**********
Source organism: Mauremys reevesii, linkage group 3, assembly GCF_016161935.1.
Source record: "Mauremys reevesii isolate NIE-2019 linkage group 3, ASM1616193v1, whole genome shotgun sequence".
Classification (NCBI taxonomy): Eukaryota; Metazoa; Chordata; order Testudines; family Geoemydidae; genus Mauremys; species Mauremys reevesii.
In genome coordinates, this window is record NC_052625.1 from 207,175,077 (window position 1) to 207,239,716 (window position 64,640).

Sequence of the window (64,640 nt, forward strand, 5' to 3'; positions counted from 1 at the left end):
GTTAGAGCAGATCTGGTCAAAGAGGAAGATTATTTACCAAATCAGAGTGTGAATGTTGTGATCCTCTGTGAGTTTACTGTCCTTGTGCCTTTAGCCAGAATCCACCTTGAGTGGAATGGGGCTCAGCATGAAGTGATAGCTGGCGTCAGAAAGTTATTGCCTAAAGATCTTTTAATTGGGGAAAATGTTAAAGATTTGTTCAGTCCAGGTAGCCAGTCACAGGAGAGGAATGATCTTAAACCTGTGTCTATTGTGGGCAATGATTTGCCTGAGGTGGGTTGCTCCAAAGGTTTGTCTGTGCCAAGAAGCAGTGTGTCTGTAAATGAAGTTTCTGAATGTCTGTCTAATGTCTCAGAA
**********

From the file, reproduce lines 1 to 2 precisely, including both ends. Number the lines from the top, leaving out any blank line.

Source organism: Mauremys reevesii, linkage group 3, assembly GCF_016161935.1.
Source record: "Mauremys reevesii isolate NIE-2019 linkage group 3, ASM1616193v1, whole genome shotgun sequence".